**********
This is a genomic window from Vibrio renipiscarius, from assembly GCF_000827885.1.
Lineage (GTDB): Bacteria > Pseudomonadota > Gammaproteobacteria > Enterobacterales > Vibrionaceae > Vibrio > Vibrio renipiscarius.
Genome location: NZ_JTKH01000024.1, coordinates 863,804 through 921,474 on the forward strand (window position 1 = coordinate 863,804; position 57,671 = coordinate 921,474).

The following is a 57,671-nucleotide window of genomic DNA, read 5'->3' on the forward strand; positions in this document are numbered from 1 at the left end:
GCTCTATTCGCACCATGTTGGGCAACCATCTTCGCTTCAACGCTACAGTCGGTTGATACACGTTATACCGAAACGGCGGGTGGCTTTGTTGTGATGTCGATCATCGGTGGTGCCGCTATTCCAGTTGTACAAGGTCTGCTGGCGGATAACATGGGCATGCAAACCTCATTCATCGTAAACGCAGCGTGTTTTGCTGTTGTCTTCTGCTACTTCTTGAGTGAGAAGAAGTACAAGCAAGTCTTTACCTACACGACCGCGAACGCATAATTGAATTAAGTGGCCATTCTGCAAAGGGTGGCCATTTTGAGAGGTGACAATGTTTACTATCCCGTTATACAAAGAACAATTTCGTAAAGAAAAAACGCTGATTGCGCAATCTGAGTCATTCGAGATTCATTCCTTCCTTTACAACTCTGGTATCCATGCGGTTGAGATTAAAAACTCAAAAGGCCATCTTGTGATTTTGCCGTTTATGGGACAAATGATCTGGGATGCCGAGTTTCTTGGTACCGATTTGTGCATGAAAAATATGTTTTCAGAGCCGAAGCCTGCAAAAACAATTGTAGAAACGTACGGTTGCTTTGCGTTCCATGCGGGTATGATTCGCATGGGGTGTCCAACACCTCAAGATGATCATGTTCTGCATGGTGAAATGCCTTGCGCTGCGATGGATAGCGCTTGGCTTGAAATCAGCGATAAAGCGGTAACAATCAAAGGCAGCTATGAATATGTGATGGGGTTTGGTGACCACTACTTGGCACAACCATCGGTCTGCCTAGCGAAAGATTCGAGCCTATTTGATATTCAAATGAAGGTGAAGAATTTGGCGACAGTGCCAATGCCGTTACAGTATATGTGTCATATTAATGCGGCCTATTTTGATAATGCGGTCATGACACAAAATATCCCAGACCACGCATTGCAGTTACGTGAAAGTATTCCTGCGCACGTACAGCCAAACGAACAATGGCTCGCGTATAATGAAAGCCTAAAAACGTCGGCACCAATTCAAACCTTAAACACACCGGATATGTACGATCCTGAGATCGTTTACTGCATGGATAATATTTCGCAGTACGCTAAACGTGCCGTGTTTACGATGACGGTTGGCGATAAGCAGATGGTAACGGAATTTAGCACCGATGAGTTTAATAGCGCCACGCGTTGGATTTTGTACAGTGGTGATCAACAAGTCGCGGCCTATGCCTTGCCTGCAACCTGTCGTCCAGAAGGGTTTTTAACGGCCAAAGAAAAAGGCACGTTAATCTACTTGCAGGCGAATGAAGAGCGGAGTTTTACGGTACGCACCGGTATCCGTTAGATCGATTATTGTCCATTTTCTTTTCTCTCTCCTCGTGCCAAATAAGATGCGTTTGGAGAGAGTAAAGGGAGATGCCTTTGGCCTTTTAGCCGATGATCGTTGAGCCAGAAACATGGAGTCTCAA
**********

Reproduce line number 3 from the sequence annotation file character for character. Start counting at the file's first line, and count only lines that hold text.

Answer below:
Genome location: NZ_JTKH01000024.1, coordinates 863,804 through 921,474 on the forward strand (window position 1 = coordinate 863,804; position 57,671 = coordinate 921,474).